By shopping for deals in advance, you should still be able to create a beautiful wedding on your budget. You can also find great deals on honeymoon trips if you plan ahead. 

Refusing to Budget

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A budget is the key to being financially successful. It does not matter how much you make if you do not have a plan that helps you with spending it. If you are not willing to sit down and create a budget together, you will not be successful financially.

It is important that there is give and take when it comes to creating a budget. Each partner will have financial priorities, and those priorities may not be the same. It's important that both parties be willing to participate and work toward compromise.

One person should not be doling out an allowance or micro-managing the budget to manage this problem, either. Instead, you need to work together to make a budget that works for your family. If this is proving difficult, attending a financial planning class can help you as you work on it.

Keeping Finances Separate

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There are a few valid reasons for keeping your finances separate after you are married. If there have been issues like gambling or severe overspending, you may need to work on building trust before combining your money. Generally, though, combining your finances and budgeting together can help you work more easily toward your financial goals.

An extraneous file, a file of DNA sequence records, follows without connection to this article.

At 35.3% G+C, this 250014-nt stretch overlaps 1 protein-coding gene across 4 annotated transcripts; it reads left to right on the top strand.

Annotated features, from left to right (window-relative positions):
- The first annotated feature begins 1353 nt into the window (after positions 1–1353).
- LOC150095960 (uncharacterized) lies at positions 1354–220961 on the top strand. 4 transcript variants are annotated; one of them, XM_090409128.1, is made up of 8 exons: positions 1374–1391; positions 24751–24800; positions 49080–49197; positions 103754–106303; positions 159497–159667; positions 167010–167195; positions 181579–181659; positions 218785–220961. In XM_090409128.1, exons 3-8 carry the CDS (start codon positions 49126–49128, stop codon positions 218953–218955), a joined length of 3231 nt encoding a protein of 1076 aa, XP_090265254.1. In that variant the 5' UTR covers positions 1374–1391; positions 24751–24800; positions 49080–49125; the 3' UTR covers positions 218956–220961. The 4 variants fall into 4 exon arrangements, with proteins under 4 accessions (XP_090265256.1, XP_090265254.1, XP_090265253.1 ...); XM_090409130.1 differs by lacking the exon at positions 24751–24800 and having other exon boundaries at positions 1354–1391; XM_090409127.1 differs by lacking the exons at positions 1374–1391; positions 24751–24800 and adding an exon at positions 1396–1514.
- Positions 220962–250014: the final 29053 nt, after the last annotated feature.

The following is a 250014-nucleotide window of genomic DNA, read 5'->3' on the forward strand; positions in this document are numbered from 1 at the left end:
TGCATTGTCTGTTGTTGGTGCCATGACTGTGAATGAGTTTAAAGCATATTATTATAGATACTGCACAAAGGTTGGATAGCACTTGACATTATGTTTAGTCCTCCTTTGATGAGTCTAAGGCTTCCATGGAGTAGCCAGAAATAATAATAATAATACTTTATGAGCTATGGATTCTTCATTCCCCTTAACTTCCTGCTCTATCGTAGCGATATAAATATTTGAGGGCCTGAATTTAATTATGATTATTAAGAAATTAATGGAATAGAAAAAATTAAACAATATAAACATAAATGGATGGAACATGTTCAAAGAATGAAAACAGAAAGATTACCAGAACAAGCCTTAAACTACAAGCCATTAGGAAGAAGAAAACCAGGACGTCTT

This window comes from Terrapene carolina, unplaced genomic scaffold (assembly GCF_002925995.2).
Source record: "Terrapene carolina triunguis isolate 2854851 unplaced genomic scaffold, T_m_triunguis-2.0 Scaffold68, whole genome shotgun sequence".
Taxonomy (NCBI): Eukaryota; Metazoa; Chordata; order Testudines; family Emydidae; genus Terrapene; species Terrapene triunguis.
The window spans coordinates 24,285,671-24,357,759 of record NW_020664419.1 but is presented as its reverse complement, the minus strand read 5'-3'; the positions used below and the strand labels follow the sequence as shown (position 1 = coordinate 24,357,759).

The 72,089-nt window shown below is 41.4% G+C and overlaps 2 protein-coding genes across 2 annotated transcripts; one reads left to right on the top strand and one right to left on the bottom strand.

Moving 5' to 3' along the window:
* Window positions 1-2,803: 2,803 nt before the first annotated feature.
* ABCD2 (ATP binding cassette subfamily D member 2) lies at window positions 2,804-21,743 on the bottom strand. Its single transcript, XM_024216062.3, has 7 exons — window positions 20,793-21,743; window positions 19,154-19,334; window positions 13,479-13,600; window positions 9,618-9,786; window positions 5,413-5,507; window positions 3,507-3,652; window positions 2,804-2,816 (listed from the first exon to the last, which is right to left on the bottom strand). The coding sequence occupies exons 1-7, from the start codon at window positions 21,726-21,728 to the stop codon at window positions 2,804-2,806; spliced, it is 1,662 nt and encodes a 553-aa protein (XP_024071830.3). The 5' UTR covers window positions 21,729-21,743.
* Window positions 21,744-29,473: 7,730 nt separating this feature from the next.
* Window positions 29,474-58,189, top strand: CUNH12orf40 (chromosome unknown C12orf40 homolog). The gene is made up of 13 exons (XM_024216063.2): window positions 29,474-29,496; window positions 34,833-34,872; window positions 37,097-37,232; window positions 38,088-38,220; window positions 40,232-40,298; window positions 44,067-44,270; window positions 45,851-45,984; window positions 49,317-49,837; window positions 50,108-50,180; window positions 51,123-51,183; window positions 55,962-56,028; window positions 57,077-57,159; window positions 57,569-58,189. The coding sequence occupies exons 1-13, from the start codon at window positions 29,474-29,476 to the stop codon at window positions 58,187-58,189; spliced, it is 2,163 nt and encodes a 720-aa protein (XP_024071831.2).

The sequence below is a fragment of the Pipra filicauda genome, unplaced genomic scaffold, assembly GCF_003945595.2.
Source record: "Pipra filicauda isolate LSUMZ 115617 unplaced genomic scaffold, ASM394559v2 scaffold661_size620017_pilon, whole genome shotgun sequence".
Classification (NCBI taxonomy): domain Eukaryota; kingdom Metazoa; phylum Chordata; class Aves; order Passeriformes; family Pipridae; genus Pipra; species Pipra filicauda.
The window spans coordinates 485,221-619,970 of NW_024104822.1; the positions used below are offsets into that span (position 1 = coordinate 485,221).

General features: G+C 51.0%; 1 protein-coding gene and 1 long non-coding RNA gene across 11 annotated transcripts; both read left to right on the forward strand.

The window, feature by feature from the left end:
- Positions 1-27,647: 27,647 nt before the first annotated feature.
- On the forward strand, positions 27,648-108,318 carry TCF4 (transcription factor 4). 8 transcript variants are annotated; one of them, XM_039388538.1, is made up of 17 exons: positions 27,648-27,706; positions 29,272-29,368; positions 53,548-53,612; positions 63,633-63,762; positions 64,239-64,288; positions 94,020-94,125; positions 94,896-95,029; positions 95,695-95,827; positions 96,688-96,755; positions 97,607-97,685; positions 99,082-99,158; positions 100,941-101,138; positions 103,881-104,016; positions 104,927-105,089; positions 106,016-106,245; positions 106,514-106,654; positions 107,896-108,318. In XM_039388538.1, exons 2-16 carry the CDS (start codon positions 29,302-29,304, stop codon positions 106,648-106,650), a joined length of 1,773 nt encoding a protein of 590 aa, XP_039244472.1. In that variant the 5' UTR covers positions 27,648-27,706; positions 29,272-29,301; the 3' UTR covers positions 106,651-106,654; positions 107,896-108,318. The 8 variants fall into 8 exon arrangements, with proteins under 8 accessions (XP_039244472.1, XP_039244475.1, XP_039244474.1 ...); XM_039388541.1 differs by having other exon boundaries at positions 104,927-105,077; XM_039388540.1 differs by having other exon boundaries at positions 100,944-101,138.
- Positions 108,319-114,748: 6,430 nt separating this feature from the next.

This also means that there are no hidden savings accounts, credit cards, or bad money habits. Sit down with each other on a regular basis and make sure you are reaching your goals. If your spouse will not combine finances, they may be hiding a bigger issue.

Ignoring the Warning Signs

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Don't ignore financial red flags, no matter how much you love your spouse. 

For example, keep an eye on issues like overspending, unwillingness to sit down and talk about finances, or a poor credit score.

Keep in mind that people make mistakes, and if your partner has been working on fixing past financial mishaps, you shouldn't hold it against them. Rather, you should continue to be vigilant and proactive.

Not Working as a Team

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In a way, getting married means you're now a team. This applies to your finances, as well. 

Avoid overspending, hiding spending from your partner, or not working toward your shared financial goals. 

While one person may handle the daily finances and paying the bills, both of you should be in the budget meetings and discussing spending each week. Both of you should track your spending and keep a close eye on your savings, checking, and investment accounts. Neither partner should be surprised by what's going on financially.

Ignoring Debt

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The best time to deal with your debt is when you are first married, before you have kids or the added financial stress of owning a home or your own business. You will likely have more disposable income in the early years of your marriage, so use that money to start tackling your debt. 

Once you're debt-free, you'll have more available funds and can start working toward your next financial goal, such as buying a home. Ignoring debt early on will only make those dreams harder to attain.

Updated by Rachel Morgan Cautero.